FlipMyFunnel Post, Other

Tactical Tips for Working With Sales

In the end, B2B marketing is all about driving leads and turning those leads into opportunities and net new revenue.

To make that happen, you must work closely with sales. (You’ve probably figured that out by now.) But sometimes we struggle with how to work with sales. 

If you’re looking for tactical ways to increase your alignment with sales, then you’re in luck. On the latest episode of the #FlipMyFunnel podcast, David Tam, Director of Marketing at OneLogin, talked about living out alignment on a daily basis. 

Here’s what we’re unpacking today:

  • Tactical tips on how to operationalize your work with sales
  • Seeking out sales feedback
  • Iterating campaigns based on sales feedback
  • Why enablement is the secret sauce to ABM

This post is based on a podcast with David Tam. If you’d like to listen to the full episode, you can check it out here and below.

Tactical tips for operationalizing marketing & sales alignment: 

David: The way we work with sales changes over time, as new technology emerges and as people change the way they like to work. But for now, just having regular meetings is really important. It’s crucial to meet with sales leaders. And these need to be one-on-one meetings or smaller group meetings. It’s also important to meet, not just with the sales managers, but with the reps themselves. And meet with them in their own settings. 

Secondly, just make yourself available. Whether through email, or Slack, or even through text message, just keep those lines of communication open. 

Seeking out sales feedback:

David: As much as we’d like to get it right the first time, each campaign is a learning process. With any campaign in marketing, you can’t just go off, run it on your own, and not ask for feedback. And sales feedback is the most important type of feedback you could get, right?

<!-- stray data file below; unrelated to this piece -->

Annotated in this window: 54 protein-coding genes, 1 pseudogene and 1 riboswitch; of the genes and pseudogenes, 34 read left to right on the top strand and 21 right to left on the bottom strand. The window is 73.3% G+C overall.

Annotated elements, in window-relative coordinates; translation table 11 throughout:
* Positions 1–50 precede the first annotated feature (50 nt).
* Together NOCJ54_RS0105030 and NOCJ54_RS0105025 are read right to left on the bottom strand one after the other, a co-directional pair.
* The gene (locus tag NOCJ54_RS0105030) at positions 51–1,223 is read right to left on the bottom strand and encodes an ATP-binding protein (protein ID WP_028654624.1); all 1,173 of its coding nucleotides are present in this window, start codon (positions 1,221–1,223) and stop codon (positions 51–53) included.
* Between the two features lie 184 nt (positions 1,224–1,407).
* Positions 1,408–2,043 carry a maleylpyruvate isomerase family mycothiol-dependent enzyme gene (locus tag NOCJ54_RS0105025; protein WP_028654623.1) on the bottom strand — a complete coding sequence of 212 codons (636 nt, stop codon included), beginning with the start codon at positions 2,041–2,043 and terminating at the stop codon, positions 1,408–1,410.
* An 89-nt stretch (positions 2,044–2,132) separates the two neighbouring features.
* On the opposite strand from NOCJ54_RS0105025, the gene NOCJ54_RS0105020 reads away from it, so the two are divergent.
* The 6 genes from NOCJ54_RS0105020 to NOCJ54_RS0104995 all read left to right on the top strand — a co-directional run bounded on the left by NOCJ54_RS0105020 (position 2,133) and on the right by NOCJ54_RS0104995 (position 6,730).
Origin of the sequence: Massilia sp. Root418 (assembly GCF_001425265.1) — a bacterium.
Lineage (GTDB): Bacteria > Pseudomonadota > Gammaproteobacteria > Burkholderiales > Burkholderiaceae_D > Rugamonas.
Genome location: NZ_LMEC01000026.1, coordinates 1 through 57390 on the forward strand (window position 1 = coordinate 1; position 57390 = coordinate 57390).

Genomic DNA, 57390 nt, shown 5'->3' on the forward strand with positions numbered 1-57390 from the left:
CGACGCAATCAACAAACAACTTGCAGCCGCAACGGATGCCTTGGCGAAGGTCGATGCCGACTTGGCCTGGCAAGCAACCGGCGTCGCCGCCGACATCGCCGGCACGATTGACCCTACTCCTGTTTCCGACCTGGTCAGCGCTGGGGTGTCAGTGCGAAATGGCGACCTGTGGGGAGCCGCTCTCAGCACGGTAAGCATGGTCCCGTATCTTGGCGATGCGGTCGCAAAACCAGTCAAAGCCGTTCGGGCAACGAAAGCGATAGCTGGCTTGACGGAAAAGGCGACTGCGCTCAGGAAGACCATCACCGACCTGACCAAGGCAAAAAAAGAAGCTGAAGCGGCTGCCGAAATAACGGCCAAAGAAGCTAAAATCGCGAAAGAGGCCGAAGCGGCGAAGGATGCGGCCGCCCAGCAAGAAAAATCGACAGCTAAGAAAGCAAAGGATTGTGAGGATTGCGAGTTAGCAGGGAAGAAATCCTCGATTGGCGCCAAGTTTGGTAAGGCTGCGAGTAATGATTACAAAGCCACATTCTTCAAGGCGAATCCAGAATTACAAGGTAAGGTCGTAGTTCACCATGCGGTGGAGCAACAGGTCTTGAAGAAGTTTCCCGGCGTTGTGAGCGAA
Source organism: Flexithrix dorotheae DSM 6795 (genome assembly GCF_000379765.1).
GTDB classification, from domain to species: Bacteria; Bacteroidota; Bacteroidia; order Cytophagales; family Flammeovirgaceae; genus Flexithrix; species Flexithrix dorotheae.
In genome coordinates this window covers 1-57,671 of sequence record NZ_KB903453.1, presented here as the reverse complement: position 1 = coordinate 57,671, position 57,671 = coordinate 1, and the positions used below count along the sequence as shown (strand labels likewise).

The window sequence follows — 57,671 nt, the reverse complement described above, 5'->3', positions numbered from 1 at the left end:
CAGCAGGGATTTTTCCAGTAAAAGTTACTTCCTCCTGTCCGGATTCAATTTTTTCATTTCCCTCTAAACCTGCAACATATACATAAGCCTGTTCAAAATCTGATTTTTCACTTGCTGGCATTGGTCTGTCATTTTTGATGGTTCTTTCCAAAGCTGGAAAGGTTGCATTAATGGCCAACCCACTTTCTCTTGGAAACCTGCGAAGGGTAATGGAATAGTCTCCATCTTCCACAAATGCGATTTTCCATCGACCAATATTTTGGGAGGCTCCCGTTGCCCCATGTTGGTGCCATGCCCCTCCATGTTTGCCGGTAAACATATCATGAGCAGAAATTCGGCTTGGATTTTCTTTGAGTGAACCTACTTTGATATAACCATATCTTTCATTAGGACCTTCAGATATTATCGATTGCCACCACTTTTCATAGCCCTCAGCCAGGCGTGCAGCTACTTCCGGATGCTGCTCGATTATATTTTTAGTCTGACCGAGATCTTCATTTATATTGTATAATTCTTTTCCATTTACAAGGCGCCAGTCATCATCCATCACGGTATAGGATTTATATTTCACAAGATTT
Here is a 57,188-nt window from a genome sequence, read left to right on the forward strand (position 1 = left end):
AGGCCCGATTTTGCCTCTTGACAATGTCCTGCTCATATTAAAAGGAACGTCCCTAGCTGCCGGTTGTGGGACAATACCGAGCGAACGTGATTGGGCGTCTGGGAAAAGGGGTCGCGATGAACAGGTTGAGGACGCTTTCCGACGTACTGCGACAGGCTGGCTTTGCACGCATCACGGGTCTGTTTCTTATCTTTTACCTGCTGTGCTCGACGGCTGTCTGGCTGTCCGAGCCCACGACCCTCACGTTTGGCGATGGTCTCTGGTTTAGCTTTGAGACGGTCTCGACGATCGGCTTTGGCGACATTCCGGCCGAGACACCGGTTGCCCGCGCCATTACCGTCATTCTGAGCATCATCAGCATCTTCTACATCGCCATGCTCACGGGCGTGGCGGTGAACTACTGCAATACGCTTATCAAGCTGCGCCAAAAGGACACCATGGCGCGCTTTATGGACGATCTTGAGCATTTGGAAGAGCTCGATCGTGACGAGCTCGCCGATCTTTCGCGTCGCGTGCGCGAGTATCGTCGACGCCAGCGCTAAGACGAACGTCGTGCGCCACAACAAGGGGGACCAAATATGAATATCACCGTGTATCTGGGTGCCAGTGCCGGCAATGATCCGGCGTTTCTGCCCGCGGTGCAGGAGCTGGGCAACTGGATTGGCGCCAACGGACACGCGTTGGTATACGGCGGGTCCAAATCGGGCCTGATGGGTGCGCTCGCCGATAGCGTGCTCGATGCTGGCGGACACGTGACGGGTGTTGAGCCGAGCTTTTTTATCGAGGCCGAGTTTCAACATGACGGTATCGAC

So, we proactively seek feedback from sales on a regular basis. We hold regular team meetings, manager meetings, rep meetings, and we listen in on calls. We strive to source any type of feedback that we get.

Of course we don’t act on every bit of feedback that we get. But we do incorporate it all into a structure that allows us to identify where some real areas of concern might be. And if more than one person is saying the same thing, we really hone in on that. 

Iterating campaigns based on sales feedback:

David: As far as how we incorporate feedback into our campaigns, here’s a specific example:

If we’re launching new messaging or playbooks or content on the website, we’ll deliver that to the sales team. They’ll use it, put it in their emails, and offer it to their prospects. If we get feedback that it isn’t quite working — we’re not getting email replies, people aren’t really interested, or they’re not actually reading it — then we know we need to correct that issue. So, say there’s an issue with a title, we can adjust it for the next time. 

We’re basically doing A/B testing based on the feedback we’re getting from sales. 

Enablement — The secret sauce of ABM:

David: Tech adoption can be a huge issue in organizations. People have a lot of competing priorities and it can be hard to enable them. You can’t just buy a program, put it in place, and not make sure that people are using it. That’s when things are going to fail. You’ve got to focus on enablement. 

You can have a mediocre program — but if you have a stellar enablement program, you’ll succeed. If can enable your sales team to just 60 or 70%, you’re definitely going to see success. 

Enabling the sales team to do their job well, that is the secret sauce to ABM.